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In the opening chapter the volume editors reflect on the content of the book. They do so, by first touching upon the ideas the Editorial Board of the Netherlands Yearbook of International Law (NYIL) had in mind when opting for a volume on the issue of crisis, including such questions as: how international law reacts to crises and whether or not crises in daily realities also cause crises within separate international legal sub-disciplines. Next to that they summarize the eight chapters, followed by a reflection upon four topics and perspectives that come to the forefront when taking the contributions together and not reading them as reflections on separate trends in separate fields of international law. The four topics relate to: the role of crises in developing international law; do we do the things right or do we do the right things?; reconsidering and sharpening compliance; and the role of international lawyers.
This chapter considers the idea that international human rights law is both produced by and dependent upon crisis. Surveying the capaciousness, ambiguity, and constructedness of the concept, we position the relative weight given to particular rights in terms of their framing as ‘crises’. We focus on how the idea of crisis has been differently deployed in the Universal Declaration of Human Rights and in the division between civil and political rights and economic, cultural and social rights to argue for a critical engagement with the language of crisis in human rights law, and to ask how that language has shaped the value and meaning of rights discourse more generally.
The contribution argues that facticity of the human rights impacts of economic globalisation increasingly undermines the normativity of the state-centred conception of international human rights law. The exposure of the international legal order of states to the operations of global business entities leads to a collusion of sovereign state interest and globalised corporate power at the expense of protecting the rights of victims of human rights violations in the global market economy. The contribution scrutinises two prominent attempts to address this lacuna of protection: transnational tort litigation and the UN Guiding Principles on Business and Human Rights. It is argued that both approaches are not only an expression of the present crisis of international human rights law but also risk contributing to its perpetuation. While the ‘escape into tort’ results in the privatisation of public human rights in the global market economy, the UN Guiding Principles entrench their territorialisation in the state legal order in the face of global economic challenges. The concluding section reflects on the future pathways of international human rights law by positing a choice between, on the one hand, a more radical departure from human rights’ state-centred heritage and, on the other hand, a transformation of the international legal order of states by virtue of human rights. It highlights the importance of extraterritorial human rights obligations in recovering the state's legal accountability for human rights violations committed in the course of global business operations.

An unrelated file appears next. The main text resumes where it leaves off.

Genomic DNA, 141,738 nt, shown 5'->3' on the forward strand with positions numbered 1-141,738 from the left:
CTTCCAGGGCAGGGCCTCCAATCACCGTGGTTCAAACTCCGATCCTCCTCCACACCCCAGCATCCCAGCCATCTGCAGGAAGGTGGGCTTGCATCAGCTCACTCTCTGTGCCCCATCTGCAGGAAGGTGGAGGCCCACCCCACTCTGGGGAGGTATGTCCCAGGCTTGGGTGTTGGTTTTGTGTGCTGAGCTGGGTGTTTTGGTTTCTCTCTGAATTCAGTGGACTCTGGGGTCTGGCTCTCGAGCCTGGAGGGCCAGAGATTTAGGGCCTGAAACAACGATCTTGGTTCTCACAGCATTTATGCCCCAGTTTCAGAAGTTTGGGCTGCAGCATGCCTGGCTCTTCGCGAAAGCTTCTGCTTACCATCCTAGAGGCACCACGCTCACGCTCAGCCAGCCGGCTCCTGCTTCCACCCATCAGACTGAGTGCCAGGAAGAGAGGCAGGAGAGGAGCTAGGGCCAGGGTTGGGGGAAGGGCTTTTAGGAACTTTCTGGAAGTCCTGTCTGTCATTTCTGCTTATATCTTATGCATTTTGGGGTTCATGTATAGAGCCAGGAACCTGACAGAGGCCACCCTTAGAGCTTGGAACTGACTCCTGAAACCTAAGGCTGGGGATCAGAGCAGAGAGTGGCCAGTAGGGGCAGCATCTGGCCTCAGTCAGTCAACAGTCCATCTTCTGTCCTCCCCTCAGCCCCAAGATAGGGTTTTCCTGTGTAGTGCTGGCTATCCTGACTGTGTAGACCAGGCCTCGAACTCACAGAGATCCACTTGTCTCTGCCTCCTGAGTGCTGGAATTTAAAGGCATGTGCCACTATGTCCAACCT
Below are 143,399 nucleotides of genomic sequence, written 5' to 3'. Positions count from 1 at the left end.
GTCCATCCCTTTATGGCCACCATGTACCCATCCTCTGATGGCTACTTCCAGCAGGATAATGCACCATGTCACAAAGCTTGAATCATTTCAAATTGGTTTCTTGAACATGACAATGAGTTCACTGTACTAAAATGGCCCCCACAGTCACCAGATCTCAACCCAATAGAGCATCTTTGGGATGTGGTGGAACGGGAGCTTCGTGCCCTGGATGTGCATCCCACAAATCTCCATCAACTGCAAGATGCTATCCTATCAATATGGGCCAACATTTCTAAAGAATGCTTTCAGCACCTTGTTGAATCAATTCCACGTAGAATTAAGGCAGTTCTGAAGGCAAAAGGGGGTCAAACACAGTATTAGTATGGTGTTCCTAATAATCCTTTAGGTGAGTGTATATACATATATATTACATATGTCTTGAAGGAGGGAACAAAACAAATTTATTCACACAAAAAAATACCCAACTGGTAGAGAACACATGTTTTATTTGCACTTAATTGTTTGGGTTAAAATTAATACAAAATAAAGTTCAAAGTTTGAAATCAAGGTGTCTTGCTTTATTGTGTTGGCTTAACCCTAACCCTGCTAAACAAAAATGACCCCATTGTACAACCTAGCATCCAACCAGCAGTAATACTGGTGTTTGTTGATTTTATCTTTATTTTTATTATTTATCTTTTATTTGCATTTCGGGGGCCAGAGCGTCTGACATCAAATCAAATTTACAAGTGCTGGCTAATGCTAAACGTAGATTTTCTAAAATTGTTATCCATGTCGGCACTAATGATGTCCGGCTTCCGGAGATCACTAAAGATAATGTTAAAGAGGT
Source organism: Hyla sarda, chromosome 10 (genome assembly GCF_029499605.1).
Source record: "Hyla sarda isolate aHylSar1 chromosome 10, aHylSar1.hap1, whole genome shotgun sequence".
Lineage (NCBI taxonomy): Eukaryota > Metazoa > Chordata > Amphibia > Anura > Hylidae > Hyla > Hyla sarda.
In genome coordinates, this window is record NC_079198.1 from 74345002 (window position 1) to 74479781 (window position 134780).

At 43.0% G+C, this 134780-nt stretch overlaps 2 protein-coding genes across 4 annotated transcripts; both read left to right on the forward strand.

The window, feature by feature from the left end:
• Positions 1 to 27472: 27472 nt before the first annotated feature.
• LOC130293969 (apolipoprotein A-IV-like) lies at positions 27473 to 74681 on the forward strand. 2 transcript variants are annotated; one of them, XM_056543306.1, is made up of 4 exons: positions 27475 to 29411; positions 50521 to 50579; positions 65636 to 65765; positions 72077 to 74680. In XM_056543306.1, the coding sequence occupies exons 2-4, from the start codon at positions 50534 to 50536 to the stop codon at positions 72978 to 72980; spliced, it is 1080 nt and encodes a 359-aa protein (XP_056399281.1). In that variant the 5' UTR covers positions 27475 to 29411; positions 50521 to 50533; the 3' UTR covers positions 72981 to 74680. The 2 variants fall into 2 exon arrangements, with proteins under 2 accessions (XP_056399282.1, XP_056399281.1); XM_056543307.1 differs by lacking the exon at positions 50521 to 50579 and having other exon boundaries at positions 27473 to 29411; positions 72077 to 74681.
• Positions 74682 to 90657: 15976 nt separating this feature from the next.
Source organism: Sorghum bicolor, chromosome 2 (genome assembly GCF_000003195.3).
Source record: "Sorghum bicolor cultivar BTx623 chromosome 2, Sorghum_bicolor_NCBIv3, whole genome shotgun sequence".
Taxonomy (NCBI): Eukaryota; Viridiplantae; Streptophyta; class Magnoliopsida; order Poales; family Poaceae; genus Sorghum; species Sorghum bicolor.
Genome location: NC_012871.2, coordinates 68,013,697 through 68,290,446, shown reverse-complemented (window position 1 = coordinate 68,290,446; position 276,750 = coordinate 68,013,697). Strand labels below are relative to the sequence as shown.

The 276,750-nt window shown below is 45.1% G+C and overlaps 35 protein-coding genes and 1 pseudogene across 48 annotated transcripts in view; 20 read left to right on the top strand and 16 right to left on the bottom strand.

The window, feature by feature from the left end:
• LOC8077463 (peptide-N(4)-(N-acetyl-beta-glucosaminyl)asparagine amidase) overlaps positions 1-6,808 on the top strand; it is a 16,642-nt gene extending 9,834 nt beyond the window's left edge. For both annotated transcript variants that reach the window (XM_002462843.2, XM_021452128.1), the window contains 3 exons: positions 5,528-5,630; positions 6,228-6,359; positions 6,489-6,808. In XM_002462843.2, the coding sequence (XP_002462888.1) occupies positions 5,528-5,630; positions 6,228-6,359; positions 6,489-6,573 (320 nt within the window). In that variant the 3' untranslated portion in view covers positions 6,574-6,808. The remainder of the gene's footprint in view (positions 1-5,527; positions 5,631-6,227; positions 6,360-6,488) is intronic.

This chapter proposes that international legal scholarship may, in its encounter with the phenomenon of migration, benefit from acquiring a sensitivity to the political economy of the distinction between crisis and the mundane. It does so by looking at two particular fields of international migration: refugee law and the law of irregular migration. The first enjoys a large degree of attention from international lawyers, while the other enjoys almost none. Moreover, within these two categories of migrants, international legal scholars tend to ‘see’ some subjects, such as refugee crises and human trafficking, and ‘not see’ others, such as the legal limbo of the ‘temporary’ refugee camp and the daily life of the irregular migrant. This chapter argues that the difference in attention international legal scholars give to one or the other category of persons is the product not of the jurisdiction or the reach of international law, but rather of ideological and epistemological biases. These biases cause international lawyers to ‘see’ crisis, and to ‘not see’ that which is not crisis—that which is quotidian, mundane, or ‘normal’, in the ‘everyday’ sense of the word. By focusing on the crisis/mundane distinction and the privileging of ‘crisis’, this chapter helps to identify the specific focus and boundaries of the epistemic bias of international migration law scholarship.